Maya's favorites right now are the Berenstain Bears. Mark and I both loved the series when we were growing up, so we pounced on a great eBay auction shortly after Maya was born and we now own at least forty of them. I pictured the Bears being more a staple of her preschool/early elementary years, but after pulling a few books out one day, the girl is hooked on Mama, Papa, Sister and Brother. She loves experiencing all of their adventures, and I love the gentle lessons and sweet homeyness of Bear Country. I've chosen to roll my eyes at the criticism of some who shun the books based on Papa Bear's doofy ways. Maya has enough books featuring terrific fathers, and has an amazingly involved, intelligent and decidedly un-doofy father herself, that I have no fears that one character is going to warp her view of the entire male gender. The Bears have a way of mixing life lessons and new experiences with a focus on love and helping others, and I love sharing those things with my daughter.

Another activity that I never tire of is spending time with her in the kitchen, baking cookies and cakes and other things that strike our fancy. And for my pregnant self - quite a bit is striking my fancy these days! Maya has developed a particular affinity for banana bread. A few months ago I had baked a couple of batches that we'd enjoy together in the morning, during our cuddle time on the couch after waking up. Last week, out of the blue, she asked me again, "Mama, you make banana bread for me please?" Well, who's gonna say 'no' to that? Not me! I promised her that there would be some waiting for her in the morning, and sure enough - the first sleepy words out of her mouth the next day were, "You make banana bread, Mama?" And had you seen the joyous smile on her face when I told her that yes, there was indeed a fresh loaf waiting for us in the kitchen...well, you would have understood why we went through that batch, as well as another one that I mixed up just a few days ago! To see Maya's happy munching and hear her exclaim with wonder, "Mama made banana bread...for ME!", well it just makes my heart sing!

I think when I really examine my feelings of guilt over what I don't do "enough" of as a Mama, it comes down to my fears that Maya will grow up lacking sweet experiences of toddlerhood and fond memories of this mother/daughter time that is bound to pass way too quickly. I don't do very well with the run-around-the-table game these days, and I can't maneuver around the park as easily right now without needing someone else along to help with the climbing and sliding. But those worries ease when I look at the beautiful things I look forward to doing every day with my girl. We have snuggling, we have our long talks, we have our beloved shopping trips and neighborhood walks. We have the Berenstain Bears and banana bread. And I hope, and trust, that those are all things that will fill her memory bank with sweetness and joy for as long as these two-year-old memories can last.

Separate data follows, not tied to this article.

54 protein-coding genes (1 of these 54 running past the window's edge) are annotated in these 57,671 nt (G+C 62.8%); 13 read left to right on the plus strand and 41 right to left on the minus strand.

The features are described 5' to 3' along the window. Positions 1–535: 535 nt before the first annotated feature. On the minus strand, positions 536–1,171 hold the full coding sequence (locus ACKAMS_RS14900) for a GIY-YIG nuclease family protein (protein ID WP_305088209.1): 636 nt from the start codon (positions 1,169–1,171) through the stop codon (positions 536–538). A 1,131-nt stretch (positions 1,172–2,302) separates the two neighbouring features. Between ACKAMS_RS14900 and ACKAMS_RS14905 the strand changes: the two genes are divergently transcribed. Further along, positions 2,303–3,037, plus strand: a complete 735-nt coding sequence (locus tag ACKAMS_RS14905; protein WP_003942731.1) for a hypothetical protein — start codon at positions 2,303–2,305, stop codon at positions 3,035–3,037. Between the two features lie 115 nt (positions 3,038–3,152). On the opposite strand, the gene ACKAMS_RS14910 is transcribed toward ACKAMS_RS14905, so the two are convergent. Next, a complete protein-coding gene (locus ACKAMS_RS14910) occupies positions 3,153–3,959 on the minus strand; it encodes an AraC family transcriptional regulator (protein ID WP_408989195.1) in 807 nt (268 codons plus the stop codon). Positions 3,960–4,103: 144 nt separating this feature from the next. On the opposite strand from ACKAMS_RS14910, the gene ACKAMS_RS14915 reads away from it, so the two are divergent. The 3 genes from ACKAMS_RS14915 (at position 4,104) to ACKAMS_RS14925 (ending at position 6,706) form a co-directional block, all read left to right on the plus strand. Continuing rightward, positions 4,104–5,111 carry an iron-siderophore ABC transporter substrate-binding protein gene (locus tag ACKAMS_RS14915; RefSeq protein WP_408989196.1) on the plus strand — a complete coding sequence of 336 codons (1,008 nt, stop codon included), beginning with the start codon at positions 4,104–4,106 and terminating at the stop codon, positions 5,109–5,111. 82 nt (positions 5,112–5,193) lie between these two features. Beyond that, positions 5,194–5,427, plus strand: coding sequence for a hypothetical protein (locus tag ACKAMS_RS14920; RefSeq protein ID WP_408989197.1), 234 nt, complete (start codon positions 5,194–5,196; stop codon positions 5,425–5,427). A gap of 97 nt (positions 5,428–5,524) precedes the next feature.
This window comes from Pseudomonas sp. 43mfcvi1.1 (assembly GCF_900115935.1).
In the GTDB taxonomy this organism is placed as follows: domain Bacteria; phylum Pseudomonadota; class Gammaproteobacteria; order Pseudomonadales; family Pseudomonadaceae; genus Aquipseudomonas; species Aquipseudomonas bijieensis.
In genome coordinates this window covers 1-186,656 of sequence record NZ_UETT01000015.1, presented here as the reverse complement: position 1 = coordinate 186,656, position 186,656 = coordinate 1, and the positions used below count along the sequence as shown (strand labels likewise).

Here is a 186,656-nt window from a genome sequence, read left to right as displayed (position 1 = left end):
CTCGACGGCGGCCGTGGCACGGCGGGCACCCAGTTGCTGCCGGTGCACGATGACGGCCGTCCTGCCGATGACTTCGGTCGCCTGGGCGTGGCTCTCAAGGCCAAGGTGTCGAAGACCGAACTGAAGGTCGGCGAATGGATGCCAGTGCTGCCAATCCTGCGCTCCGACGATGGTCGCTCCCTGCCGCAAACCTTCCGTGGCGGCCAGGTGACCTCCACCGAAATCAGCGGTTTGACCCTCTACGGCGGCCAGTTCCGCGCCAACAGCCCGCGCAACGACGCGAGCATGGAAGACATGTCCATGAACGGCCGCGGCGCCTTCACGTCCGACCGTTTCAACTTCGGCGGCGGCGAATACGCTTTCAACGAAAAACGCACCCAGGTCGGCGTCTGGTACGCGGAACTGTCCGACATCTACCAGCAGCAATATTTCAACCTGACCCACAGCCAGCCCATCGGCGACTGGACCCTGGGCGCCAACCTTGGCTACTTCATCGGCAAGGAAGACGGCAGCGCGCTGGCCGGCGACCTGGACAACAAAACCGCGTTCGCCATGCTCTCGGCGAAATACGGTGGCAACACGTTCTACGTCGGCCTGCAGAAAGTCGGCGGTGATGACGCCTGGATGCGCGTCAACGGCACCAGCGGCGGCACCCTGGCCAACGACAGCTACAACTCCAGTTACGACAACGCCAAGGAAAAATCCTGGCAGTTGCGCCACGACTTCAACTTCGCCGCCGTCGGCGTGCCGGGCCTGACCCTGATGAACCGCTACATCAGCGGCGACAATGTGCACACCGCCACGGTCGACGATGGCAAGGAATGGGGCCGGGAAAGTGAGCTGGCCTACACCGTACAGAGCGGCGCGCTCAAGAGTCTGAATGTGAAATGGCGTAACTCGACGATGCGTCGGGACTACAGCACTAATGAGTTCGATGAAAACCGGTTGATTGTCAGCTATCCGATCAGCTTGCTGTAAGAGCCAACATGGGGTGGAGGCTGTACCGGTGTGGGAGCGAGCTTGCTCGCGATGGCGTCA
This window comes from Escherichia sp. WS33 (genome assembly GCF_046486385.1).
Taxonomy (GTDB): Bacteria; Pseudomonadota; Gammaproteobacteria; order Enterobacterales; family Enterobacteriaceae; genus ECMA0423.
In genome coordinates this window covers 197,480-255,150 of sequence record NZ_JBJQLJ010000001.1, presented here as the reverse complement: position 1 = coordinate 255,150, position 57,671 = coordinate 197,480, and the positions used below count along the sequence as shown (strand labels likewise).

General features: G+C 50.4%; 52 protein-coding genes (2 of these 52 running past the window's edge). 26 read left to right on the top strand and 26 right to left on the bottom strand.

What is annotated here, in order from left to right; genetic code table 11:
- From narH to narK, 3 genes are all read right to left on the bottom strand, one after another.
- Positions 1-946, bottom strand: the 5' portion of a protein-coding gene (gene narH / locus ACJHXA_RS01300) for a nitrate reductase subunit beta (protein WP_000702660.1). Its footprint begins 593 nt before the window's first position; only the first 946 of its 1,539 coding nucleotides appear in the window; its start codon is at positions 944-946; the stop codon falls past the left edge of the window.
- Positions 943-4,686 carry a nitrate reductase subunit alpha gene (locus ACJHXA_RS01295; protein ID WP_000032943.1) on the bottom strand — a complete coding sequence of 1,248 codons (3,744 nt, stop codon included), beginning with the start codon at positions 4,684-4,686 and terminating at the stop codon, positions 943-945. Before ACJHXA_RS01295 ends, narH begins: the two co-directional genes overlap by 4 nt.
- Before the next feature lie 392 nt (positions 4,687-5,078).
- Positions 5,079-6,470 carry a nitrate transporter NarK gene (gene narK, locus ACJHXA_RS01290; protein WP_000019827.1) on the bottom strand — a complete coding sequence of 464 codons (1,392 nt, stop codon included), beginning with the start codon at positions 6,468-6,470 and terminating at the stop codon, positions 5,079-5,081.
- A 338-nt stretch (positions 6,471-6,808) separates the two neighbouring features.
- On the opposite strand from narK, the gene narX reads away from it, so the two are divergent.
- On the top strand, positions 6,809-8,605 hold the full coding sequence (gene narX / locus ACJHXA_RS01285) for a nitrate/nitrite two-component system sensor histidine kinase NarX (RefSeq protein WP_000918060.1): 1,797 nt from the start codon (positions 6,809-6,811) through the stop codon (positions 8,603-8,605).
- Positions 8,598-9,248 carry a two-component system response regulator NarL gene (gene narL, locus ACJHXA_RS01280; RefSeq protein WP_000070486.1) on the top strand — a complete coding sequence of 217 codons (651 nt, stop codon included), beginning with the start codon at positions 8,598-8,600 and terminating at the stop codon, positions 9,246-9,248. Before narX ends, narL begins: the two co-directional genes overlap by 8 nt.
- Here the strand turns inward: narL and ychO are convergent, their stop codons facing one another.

Tuesday, July 17, 2007


That's really the only way to describe a morning spent deep-cleaning the refrigerator. I'm not talking just a search-and-toss mission. I mean a serious, remove everything, take out the shelves, scrub and scrape, take-no-prisoners deal. You know that lovely substance that lettuce becomes after a long period of neglect? Yeah. Ew.

It sure feels good to have it done. But there's something about taking on a task like that while 20 weeks pregnant with a head cold that makes you feel like you've just participated in some sort of triathlon. After my fifth head rush of increasing magnitude, I took it as a sign that my body was screaming at me to sit the heck down and leave the freezer for another day. Point taken!

I can now rest my gag reflux until Thursday...bathroom cleaning day.

Who said the life of a stay-at-home-mom wasn't glamorous?

Tuesday, July 10, 2007

Aspiring to pouch-dom!

A couple of weeks ago, I had this conversation with Maya, who has been quite interested in kangaroos lately...

Maya: "Where's your pouch, Mama?"
Me: "My what? My pouch?"
Maya: "Let's see it."
Me: "Um, I don't have a pouch, honey."
Maya: "Mama has a baby in her tummy."
Me: "Right...Oh! You mean like a kangaroo carries her baby in a pouch?"
Maya: "Yeah."
Me: "Oh, well people don't have pouches. Kangaroo mamas carry their babies in pouches, but people mamas have their babies grow in their tummies. So I don't have a pouch."
*long pause*
Maya (patting my arm reassuringly) : "Maybe when Mama gets older."

So, lest I fear that I will always go through life pouch-less, my 2-year-old has now reassured me that there's hope for the future!